Posted: June 4, 2018

Dr. Jared Ali (PI) and Dr. Ruud Schilder(Co-PI) were awarded nearly $900k to study the chemical effects of different milkweed species on Monarch migration. The decline in North American populations of the Monarch butterfly has been linked to the loss of their milkweed host plant along US and Mexican migration routes.

This has resulted in significant milkweed replanting efforts by national initiatives and local enthusiasts. While meritorious in its conception, these replanting efforts tend to use a variety of milkweed species that can vary dramatically in their level of toxicity to Monarch larvae. Moreover, it is unknown how exposure to such varying levels of toxicity as larvae may affect the ability of surviving adult Monarch butterflies to establish viable populations and migrate to Mexican overwintering sites. Using NSF funding and leveraging a large-scale collaborative network of Monarch scientists, the researchers will quantify such effects by examining milkweed-Monarch interactions throughout their life history, under both controlled laboratory- and natural settings. In addition to Monarchs, this project will generally inform habitat restoration efforts aimed at offsetting population declines in other beneficial insects, as consequences of larval dietary history for adult traits important to population health are poorly understood in most insects.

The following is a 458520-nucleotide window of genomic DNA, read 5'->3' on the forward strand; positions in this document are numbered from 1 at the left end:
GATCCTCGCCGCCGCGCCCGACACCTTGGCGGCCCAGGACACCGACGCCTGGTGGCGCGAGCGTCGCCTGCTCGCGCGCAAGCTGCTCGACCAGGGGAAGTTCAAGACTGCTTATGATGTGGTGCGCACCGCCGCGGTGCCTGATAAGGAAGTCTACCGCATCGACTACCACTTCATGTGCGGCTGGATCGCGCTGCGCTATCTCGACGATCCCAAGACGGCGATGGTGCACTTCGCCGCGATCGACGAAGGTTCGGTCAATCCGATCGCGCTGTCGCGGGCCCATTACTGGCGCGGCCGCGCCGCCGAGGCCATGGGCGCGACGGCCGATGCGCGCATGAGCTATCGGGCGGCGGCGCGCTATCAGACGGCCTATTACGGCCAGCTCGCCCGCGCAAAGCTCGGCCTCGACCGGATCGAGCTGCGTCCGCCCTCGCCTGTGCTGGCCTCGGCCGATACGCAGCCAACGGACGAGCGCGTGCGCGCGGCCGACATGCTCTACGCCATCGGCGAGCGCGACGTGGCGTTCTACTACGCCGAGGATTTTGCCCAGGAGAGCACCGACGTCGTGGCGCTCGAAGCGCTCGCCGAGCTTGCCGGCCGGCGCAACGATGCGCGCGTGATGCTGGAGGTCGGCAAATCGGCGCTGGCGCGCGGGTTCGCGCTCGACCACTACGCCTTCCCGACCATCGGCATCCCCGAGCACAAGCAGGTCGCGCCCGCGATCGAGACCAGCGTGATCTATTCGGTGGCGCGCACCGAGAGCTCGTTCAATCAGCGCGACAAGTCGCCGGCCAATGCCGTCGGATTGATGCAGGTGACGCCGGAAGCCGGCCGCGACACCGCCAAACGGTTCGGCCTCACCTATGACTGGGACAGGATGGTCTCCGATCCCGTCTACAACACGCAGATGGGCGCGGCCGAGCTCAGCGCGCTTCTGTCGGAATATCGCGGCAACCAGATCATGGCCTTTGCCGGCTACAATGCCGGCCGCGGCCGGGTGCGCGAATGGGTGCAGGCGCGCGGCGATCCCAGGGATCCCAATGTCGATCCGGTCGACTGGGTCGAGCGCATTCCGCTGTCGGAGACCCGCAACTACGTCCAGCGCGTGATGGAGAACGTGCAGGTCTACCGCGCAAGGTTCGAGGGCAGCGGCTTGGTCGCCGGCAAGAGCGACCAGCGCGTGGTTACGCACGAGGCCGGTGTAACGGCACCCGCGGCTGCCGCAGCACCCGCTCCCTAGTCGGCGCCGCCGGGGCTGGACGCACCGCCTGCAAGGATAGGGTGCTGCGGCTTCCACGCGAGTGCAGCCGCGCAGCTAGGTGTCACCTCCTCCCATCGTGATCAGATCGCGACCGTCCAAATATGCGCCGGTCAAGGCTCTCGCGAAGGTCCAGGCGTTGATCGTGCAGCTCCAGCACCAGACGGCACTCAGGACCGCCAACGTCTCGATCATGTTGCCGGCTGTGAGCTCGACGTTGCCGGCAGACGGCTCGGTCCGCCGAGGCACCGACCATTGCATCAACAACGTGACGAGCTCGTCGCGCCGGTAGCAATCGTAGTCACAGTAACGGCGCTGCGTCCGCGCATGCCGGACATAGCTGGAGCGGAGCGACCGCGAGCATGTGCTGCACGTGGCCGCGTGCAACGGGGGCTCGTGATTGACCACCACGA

Consequences of host plant toxicity across monarch butterfly ontogeny: milkweed challenges from feeding to flying